I am probably one of the last people to read this book, but I had heard so much about it that I wanted to find the time to read it throughoutly instead of just skimming it or reading in diagonal while doing a thousand other things. Because it is worth it! I picked up “Lean in” from Shery Sandberg right before dinner and could not put it down until I fell asleep about on the epilogue in the early morning hours. You may agree or not with what she says, but her writing sure is captivating. I loved her way of ‘teaching’ scientific findings and research through stories of real people, anecdotes that have happened to her or friends of hers.
Sheryl Sandberg is the COO – Head of Operations – at Facebook and she wrote the book “Lean In: Women, Work, and the Will to Lead” last year to stand up and make her voice heard. To me the best sentence or the most important learning is this:
“Until women have supportive employers and colleagues as well as partners who share family responsibilities, they don’t have real choice. Until men are fully respected for contributing inside the home, they don’t have real choice either. Equal opportunity is not equal unless everyone receives the encouragement that makes seizing those opportunities possible.“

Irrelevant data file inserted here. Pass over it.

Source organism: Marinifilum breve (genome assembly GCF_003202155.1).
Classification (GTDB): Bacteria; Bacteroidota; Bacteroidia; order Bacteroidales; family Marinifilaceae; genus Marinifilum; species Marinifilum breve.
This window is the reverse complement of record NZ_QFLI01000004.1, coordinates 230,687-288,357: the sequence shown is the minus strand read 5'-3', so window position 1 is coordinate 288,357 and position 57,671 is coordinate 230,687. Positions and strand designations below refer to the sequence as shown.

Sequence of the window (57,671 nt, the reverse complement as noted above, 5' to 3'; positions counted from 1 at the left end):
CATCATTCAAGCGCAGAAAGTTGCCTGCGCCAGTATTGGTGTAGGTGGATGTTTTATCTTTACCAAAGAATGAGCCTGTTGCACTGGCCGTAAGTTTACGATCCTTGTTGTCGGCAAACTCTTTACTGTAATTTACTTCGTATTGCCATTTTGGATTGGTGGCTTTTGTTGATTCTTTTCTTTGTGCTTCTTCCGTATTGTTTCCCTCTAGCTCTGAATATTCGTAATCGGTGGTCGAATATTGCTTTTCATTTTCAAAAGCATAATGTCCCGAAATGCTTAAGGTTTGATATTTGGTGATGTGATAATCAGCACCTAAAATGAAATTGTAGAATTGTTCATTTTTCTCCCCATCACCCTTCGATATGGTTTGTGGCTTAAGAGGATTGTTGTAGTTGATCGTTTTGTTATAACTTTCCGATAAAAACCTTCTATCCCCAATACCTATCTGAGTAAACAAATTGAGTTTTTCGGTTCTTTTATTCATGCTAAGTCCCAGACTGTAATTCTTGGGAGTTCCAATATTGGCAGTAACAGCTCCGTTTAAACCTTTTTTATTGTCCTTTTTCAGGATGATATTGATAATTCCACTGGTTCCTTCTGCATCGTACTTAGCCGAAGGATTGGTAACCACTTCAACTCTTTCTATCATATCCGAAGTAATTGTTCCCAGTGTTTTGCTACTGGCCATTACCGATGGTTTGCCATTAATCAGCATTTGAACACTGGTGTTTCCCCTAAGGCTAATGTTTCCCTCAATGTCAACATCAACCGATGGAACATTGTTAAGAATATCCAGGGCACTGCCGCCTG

I guess this phrase is key to understanding her argumentation. She encourages women to take a step forward and to take part in the game of our global economy, but she also encourages men to be equal partners to their wives and to take part in the game of our families and households.
I would say that her book is made up of 11 different lessons that could be read one at a time, they are not inseparably connected but it does make sense to read them in their order. She gave a great TED Talk on the subject, it sums up most of the topics in the book:
What did I take home from the reading? I am currently working in a startup where there are increasingly more women, and I am happy about that! I am not looking at applicants and discarding men, but I do try to find an equilibrium, because I believe we can benefit from the two sexes. During the first year of our existence I was the only women and even though more women have joined our team in administration, sales, marketing and even production, development is still an all-male team. In our Board of Director’s and Executive Team, I have not been joined by another female yet. But, we’re working on it and Sheryl’s advice surely will help.
1. Don’t be afraid to do anything you set for yourself (obviously the same goes for men). Ambition and ambitiousness should not carry a negative connotation for anyone.
2. Sit at the table. Take opportunities, don’t hide out and don’t underestimate yourself!
3. You cannot be liked by everyone. Accept criticism for what it is: an opportunity to receive feedback, to over think yourself and to rise!
4. There is never only one right way to go. Take a job for the opportunity and chance to grow it is!
5. Be honest and seek advice from the ones that surround you. With a lot or few experiences alike.
6. Make your Partner a real Partner: Be equals in work, household chores and childcare.
7. Done is better than perfect.
“What would you do if you weren’t afraid?”